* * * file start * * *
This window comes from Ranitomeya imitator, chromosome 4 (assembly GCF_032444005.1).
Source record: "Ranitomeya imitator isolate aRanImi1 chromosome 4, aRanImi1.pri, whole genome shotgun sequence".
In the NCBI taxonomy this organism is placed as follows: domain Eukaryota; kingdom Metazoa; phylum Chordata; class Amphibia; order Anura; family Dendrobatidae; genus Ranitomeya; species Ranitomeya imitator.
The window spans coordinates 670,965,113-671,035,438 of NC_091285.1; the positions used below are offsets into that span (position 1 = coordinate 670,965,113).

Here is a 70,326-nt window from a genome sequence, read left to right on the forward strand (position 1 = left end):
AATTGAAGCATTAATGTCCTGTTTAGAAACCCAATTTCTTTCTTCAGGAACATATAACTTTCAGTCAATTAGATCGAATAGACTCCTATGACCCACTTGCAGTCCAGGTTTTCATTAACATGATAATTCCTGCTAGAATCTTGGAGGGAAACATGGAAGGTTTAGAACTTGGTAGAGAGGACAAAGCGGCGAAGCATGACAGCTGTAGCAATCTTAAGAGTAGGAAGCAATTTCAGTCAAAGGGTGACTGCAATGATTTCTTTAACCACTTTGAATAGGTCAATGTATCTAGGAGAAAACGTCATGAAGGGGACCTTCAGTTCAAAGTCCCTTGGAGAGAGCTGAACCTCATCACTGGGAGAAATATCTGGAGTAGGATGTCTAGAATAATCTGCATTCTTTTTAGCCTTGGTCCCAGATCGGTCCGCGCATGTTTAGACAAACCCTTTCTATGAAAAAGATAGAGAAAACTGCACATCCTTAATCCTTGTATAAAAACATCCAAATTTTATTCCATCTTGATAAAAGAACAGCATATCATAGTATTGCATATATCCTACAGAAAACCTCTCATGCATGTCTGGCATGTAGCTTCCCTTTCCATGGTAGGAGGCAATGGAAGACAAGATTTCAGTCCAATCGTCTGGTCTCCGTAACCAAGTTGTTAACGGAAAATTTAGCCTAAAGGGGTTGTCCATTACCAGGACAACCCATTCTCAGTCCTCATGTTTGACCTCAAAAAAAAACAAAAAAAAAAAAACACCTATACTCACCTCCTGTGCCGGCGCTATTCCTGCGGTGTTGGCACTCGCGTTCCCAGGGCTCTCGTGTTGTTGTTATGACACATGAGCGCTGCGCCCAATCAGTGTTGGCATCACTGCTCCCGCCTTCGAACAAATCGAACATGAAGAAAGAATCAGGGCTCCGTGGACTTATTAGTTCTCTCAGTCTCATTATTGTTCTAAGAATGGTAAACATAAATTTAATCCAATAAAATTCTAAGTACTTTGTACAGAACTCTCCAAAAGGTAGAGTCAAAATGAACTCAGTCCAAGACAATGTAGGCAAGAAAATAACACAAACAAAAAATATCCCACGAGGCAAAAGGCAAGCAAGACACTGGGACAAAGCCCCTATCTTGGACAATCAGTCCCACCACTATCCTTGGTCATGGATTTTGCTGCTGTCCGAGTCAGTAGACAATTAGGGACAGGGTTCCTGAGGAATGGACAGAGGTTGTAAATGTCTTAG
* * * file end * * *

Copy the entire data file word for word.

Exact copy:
This window comes from Ranitomeya imitator, chromosome 4 (assembly GCF_032444005.1).
Source record: "Ranitomeya imitator isolate aRanImi1 chromosome 4, aRanImi1.pri, whole genome shotgun sequence".
In the NCBI taxonomy this organism is placed as follows: domain Eukaryota; kingdom Metazoa; phylum Chordata; class Amphibia; order Anura; family Dendrobatidae; genus Ranitomeya; species Ranitomeya imitator.
The window spans coordinates 670,965,113-671,035,438 of NC_091285.1; the positions used below are offsets into that span (position 1 = coordinate 670,965,113).

Here is a 70,326-nt window from a genome sequence, read left to right on the forward strand (position 1 = left end):
AATTGAAGCATTAATGTCCTGTTTAGAAACCCAATTTCTTTCTTCAGGAACATATAACTTTCAGTCAATTAGATCGAATAGACTCCTATGACCCACTTGCAGTCCAGGTTTTCATTAACATGATAATTCCTGCTAGAATCTTGGAGGGAAACATGGAAGGTTTAGAACTTGGTAGAGAGGACAAAGCGGCGAAGCATGACAGCTGTAGCAATCTTAAGAGTAGGAAGCAATTTCAGTCAAAGGGTGACTGCAATGATTTCTTTAACCACTTTGAATAGGTCAATGTATCTAGGAGAAAACGTCATGAAGGGGACCTTCAGTTCAAAGTCCCTTGGAGAGAGCTGAACCTCATCACTGGGAGAAATATCTGGAGTAGGATGTCTAGAATAATCTGCATTCTTTTTAGCCTTGGTCCCAGATCGGTCCGCGCATGTTTAGACAAACCCTTTCTATGAAAAAGATAGAGAAAACTGCACATCCTTAATCCTTGTATAAAAACATCCAAATTTTATTCCATCTTGATAAAAGAACAGCATATCATAGTATTGCATATATCCTACAGAAAACCTCTCATGCATGTCTGGCATGTAGCTTCCCTTTCCATGGTAGGAGGCAATGGAAGACAAGATTTCAGTCCAATCGTCTGGTCTCCGTAACCAAGTTGTTAACGGAAAATTTAGCCTAAAGGGGTTGTCCATTACCAGGACAACCCATTCTCAGTCCTCATGTTTGACCTCAAAAAAAAACAAAAAAAAAAAAACACCTATACTCACCTCCTGTGCCGGCGCTATTCCTGCGGTGTTGGCACTCGCGTTCCCAGGGCTCTCGTGTTGTTGTTATGACACATGAGCGCTGCGCCCAATCAGTGTTGGCATCACTGCTCCCGCCTTCGAACAAATCGAACATGAAGAAAGAATCAGGGCTCCGTGGACTTATTAGTTCTCTCAGTCTCATTATTGTTCTAAGAATGGTAAACATAAATTTAATCCAATAAAATTCTAAGTACTTTGTACAGAACTCTCCAAAAGGTAGAGTCAAAATGAACTCAGTCCAAGACAATGTAGGCAAGAAAATAACACAAACAAAAAATATCCCACGAGGCAAAAGGCAAGCAAGACACTGGGACAAAGCCCCTATCTTGGACAATCAGTCCCACCACTATCCTTGGTCATGGATTTTGCTGCTGTCCGAGTCAGTAGACAATTAGGGACAGGGTTCCTGAGGAATGGACAGAGGTTGTAAATGTCTTAG